FICO Credit Scores: What Do They Mean?
Since we live in an computer-driven world, it should come as no surprise that your ability to repay your mortgage comes down to just one number.
Credit reporting agencies use your payment history to build your FICO score.
Experian, TransUnion, and Equifax, the three major credit reporting agencies, each have their own proprietary formula for building a credit score. Fair Isaac and Cooriginally developed this score. .
Experian uses this model and calls its score FICO. Equifax's model, based on FICO, is called BEACON, while TransUnion, which also uses a slightly modified FICO, calls its score EMPIRICA. While these methods vary, all of the agencies use the following to build your credit score:
- Your Credit History - Have you had credit for years, or for just a short time?
- Payment History - Do you pay your bills on time?
- Balances on your Credit Cards - How many accounts do you have? How much do you owe on your accounts?
- Inquiries on Your Credit - How many times have lenders pulled your credit report for the purpose of lending you money?
Each of these factors is assigned a value and a weight. The result is one number. FICO scores can be as low as 300 and as high as 800. Higher is better. Most folks getting a mortgage score 620 or above.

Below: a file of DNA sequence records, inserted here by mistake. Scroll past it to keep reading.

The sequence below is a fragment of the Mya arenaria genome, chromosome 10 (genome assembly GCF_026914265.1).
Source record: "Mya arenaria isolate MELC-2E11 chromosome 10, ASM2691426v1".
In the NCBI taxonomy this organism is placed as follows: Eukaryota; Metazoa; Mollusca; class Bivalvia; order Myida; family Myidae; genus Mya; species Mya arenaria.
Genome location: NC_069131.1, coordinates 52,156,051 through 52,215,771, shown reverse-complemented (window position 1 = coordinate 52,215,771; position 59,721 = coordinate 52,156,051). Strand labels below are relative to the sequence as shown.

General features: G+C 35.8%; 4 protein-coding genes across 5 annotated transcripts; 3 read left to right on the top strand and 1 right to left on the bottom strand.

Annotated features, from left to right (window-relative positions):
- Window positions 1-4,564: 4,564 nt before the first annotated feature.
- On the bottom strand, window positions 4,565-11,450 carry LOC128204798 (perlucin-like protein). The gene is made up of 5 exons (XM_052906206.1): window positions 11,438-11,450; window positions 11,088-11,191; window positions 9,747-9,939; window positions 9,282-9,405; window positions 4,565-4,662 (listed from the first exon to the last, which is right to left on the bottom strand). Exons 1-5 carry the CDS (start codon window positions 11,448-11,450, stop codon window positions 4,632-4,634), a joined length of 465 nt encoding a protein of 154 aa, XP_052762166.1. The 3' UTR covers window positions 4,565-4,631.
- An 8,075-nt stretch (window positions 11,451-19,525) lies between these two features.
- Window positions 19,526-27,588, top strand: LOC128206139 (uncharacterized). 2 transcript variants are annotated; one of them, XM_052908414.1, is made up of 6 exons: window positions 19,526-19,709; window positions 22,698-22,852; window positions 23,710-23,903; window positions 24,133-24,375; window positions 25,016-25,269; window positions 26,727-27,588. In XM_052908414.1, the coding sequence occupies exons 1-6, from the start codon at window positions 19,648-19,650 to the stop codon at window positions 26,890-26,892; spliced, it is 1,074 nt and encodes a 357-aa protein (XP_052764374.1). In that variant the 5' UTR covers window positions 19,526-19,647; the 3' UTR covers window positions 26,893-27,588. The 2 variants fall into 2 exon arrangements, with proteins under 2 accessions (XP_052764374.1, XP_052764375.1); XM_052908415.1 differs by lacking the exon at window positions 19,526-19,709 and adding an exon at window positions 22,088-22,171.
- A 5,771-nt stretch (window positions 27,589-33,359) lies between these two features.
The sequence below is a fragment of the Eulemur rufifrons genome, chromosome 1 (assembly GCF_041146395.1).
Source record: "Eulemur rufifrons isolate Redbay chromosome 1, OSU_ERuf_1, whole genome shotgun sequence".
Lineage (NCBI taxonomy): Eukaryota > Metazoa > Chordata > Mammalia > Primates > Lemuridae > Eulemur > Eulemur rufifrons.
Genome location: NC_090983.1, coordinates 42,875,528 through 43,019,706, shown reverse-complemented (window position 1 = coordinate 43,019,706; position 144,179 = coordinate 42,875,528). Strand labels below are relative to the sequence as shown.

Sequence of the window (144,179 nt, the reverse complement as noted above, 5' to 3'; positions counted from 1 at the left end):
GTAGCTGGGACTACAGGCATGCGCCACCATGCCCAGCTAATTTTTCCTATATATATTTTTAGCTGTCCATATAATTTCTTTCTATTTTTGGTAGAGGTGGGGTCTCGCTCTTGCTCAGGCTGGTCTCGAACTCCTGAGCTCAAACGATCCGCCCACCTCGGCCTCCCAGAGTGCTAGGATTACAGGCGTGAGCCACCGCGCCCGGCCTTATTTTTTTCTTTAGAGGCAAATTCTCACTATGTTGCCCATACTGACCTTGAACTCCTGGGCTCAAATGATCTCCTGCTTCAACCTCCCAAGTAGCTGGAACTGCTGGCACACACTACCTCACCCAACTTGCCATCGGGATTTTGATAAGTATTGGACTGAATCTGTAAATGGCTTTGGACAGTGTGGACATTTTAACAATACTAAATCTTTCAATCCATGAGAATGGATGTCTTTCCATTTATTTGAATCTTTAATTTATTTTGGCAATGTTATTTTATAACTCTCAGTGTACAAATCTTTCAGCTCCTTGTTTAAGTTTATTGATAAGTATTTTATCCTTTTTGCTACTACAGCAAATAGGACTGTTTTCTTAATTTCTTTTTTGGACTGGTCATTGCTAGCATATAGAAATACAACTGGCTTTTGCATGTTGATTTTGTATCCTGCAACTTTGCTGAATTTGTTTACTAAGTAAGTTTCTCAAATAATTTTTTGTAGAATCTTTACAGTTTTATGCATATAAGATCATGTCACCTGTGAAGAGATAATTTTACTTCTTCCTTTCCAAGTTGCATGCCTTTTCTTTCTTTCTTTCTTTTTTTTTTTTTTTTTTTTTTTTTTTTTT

Your credit score affects how much you pay in interest every month
Did you know? Credit scores are used for more than just determining whether or not you qualify for a mortgage. Lenders give lower interest rates to individuals with higher scores.
Can I improve my FICO score?
What can you do to raise your FICO score? Unfortunately, not much. Since the FICO score is entirely based on a lifetime of credit history, it's very hard to change it quickly. (Of course you can and should remove incorrect data on your credit report.)
Know your FICO score
Before you can improve your credit score, you must get your score and make certain that the reports from each agency are correct. Fair Isaac, the corporation that invented the first FICO score, sells scores on its website: myFICO.com. It's inexpensive, fast, and easy to get your credit score as well as reports from all three reporting agencies. They also provide information and tools that help you analyze what actions might have the greatest impact on your FICO score.
You can get a free credit report once per year from the three major credit reporting agencies at AnnualCreditReport.com. You won't get a free credit score from AnnualCreditReport.com, but getting it is quick and inexpensive.
Armed with this info, you will be a more informed consumer and you'll be better positioned to get the most favorable mortgage.
Want to know more about credit scores? Call us: (808) 935-0678.